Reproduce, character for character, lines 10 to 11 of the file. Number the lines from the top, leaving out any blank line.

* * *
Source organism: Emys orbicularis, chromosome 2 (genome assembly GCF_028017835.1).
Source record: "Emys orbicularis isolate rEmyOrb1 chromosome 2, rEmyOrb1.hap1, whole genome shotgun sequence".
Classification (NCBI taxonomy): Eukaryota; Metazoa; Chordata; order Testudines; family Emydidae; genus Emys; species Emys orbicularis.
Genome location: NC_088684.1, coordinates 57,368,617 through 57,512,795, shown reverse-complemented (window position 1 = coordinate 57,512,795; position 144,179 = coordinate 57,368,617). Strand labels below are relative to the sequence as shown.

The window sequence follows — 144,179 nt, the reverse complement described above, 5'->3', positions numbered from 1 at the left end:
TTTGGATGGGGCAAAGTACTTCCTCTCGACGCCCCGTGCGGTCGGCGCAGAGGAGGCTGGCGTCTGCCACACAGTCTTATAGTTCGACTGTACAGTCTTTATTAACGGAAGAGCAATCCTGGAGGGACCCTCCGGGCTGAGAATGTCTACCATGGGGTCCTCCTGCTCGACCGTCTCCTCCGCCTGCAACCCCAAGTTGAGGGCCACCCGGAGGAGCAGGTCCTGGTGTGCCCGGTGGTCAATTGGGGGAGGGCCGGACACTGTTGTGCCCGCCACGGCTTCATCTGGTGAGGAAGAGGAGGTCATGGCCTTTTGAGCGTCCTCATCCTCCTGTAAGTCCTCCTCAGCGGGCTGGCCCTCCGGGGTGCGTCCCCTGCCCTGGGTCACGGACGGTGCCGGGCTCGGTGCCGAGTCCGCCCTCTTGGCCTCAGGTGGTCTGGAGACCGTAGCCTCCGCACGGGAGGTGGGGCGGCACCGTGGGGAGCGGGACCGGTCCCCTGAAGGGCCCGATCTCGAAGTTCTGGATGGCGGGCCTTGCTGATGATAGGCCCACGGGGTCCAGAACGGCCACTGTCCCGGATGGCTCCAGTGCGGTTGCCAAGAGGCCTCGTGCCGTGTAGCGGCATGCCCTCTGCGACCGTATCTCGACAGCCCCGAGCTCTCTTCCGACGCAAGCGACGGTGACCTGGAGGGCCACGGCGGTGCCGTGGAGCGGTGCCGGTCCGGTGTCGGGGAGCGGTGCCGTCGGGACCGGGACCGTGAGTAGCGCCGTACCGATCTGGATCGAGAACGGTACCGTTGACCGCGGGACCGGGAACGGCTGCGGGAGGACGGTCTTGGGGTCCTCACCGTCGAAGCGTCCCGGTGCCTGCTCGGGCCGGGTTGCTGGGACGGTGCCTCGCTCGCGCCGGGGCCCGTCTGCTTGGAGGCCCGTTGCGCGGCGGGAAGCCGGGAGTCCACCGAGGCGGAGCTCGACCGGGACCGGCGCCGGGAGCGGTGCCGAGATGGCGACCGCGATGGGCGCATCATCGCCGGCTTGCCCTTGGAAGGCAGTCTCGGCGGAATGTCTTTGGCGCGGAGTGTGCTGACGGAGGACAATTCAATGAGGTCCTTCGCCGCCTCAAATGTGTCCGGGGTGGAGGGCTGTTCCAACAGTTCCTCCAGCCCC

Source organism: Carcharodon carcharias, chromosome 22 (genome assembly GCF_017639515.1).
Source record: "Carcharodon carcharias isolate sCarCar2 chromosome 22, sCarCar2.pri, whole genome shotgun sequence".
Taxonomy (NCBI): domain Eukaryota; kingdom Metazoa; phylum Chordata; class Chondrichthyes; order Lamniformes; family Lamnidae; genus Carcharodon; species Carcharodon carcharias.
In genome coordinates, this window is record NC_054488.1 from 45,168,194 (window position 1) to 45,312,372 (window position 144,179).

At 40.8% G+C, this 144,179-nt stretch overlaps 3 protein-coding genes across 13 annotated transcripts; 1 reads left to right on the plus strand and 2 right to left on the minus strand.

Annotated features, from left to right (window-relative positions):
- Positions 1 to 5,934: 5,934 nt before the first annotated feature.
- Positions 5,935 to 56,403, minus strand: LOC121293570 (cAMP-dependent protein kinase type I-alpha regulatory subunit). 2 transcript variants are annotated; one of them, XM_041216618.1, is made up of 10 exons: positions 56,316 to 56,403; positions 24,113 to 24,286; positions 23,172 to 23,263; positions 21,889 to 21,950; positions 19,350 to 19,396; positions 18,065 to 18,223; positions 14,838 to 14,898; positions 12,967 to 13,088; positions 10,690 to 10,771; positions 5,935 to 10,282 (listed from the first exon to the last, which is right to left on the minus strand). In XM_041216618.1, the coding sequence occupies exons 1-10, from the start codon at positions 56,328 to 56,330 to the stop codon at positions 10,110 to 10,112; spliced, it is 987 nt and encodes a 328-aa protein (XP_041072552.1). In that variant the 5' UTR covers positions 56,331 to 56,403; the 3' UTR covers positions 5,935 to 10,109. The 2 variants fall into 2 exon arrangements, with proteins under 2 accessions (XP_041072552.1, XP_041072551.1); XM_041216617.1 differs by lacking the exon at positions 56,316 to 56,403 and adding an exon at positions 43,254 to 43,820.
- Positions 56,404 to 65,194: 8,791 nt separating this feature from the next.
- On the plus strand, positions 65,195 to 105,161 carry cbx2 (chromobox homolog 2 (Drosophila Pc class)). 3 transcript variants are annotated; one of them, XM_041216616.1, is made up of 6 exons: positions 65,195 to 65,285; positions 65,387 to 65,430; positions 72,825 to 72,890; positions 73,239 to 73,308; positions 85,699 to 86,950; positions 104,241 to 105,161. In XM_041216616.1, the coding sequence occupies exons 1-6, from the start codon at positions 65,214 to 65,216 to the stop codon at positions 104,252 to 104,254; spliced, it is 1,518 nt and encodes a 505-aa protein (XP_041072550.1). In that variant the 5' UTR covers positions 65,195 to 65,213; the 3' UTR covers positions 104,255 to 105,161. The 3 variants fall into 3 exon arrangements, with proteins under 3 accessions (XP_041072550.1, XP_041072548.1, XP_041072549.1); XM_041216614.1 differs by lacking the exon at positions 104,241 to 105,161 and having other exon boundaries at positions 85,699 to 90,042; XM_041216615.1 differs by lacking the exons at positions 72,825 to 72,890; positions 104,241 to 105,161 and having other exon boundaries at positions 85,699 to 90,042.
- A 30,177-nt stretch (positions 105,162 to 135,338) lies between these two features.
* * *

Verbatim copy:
In genome coordinates, this window is record NC_054488.1 from 45,168,194 (window position 1) to 45,312,372 (window position 144,179).

At 40.8% G+C, this 144,179-nt stretch overlaps 3 protein-coding genes across 13 annotated transcripts; 1 reads left to right on the plus strand and 2 right to left on the minus strand.